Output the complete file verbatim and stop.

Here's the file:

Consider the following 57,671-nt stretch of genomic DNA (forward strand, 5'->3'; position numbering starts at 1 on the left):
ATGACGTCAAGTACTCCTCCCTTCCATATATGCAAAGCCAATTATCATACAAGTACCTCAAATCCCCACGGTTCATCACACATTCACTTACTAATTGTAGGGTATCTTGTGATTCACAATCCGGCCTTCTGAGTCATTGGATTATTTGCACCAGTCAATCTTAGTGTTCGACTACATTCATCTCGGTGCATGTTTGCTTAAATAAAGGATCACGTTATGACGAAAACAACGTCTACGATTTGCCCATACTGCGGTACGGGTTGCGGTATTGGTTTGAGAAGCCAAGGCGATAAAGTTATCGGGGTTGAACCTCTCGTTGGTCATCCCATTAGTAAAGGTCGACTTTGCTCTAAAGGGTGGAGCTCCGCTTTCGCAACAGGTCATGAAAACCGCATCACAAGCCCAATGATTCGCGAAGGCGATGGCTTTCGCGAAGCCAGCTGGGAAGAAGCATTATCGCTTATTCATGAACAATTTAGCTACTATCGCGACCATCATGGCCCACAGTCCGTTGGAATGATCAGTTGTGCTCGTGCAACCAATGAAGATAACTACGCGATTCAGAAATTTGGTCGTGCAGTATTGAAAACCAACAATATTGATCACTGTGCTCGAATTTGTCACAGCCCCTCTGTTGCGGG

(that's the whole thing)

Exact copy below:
Consider the following 57,671-nt stretch of genomic DNA (forward strand, 5'->3'; position numbering starts at 1 on the left):
ATGACGTCAAGTACTCCTCCCTTCCATATATGCAAAGCCAATTATCATACAAGTACCTCAAATCCCCACGGTTCATCACACATTCACTTACTAATTGTAGGGTATCTTGTGATTCACAATCCGGCCTTCTGAGTCATTGGATTATTTGCACCAGTCAATCTTAGTGTTCGACTACATTCATCTCGGTGCATGTTTGCTTAAATAAAGGATCACGTTATGACGAAAACAACGTCTACGATTTGCCCATACTGCGGTACGGGTTGCGGTATTGGTTTGAGAAGCCAAGGCGATAAAGTTATCGGGGTTGAACCTCTCGTTGGTCATCCCATTAGTAAAGGTCGACTTTGCTCTAAAGGGTGGAGCTCCGCTTTCGCAACAGGTCATGAAAACCGCATCACAAGCCCAATGATTCGCGAAGGCGATGGCTTTCGCGAAGCCAGCTGGGAAGAAGCATTATCGCTTATTCATGAACAATTTAGCTACTATCGCGACCATCATGGCCCACAGTCCGTTGGAATGATCAGTTGTGCTCGTGCAACCAATGAAGATAACTACGCGATTCAGAAATTTGGTCGTGCAGTATTGAAAACCAACAATATTGATCACTGTGCTCGAATTTGTCACAGCCCCTCTGTTGCGGG